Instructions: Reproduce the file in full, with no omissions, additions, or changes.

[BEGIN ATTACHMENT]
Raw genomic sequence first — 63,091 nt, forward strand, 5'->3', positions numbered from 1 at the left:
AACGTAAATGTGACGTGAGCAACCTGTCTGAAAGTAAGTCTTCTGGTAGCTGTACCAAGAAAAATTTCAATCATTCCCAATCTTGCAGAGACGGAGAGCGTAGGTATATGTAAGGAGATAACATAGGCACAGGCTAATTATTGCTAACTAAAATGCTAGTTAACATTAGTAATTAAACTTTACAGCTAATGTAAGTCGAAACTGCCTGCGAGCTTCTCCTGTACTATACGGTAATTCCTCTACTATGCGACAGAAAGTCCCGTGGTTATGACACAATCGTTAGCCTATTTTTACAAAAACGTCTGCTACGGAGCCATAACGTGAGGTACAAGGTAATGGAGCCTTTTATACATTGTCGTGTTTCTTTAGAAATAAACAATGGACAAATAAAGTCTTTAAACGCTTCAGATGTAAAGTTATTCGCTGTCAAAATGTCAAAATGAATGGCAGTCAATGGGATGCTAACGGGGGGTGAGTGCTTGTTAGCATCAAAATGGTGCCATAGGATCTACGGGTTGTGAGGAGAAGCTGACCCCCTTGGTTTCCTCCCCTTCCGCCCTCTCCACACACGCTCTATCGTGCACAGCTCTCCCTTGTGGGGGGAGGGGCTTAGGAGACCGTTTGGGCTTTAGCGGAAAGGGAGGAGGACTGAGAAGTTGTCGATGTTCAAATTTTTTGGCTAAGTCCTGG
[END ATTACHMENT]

Raw genomic sequence first — 63,091 nt, forward strand, 5'->3', positions numbered from 1 at the left:
AACGTAAATGTGACGTGAGCAACCTGTCTGAAAGTAAGTCTTCTGGTAGCTGTACCAAGAAAAATTTCAATCATTCCCAATCTTGCAGAGACGGAGAGCGTAGGTATATGTAAGGAGATAACATAGGCACAGGCTAATTATTGCTAACTAAAATGCTAGTTAACATTAGTAATTAAACTTTACAGCTAATGTAAGTCGAAACTGCCTGCGAGCTTCTCCTGTACTATACGGTAATTCCTCTACTATGCGACAGAAAGTCCCGTGGTTATGACACAATCGTTAGCCTATTTTTACAAAAACGTCTGCTACGGAGCCATAACGTGAGGTACAAGGTAATGGAGCCTTTTATACATTGTCGTGTTTCTTTAGAAATAAACAATGGACAAATAAAGTCTTTAAACGCTTCAGATGTAAAGTTATTCGCTGTCAAAATGTCAAAATGAATGGCAGTCAATGGGATGCTAACGGGGGGTGAGTGCTTGTTAGCATCAAAATGGTGCCATAGGATCTACGGGTTGTGAGGAGAAGCTGACCCCCTTGGTTTCCTCCCCTTCCGCCCTCTCCACACACGCTCTATCGTGCACAGCTCTCCCTTGTGGGGGGAGGGGCTTAGGAGACCGTTTGGGCTTTAGCGGAAAGGGAGGAGGACTGAGAAGTTGTCGATGTTCAAATTTTTTGGCTAAGTCCTGG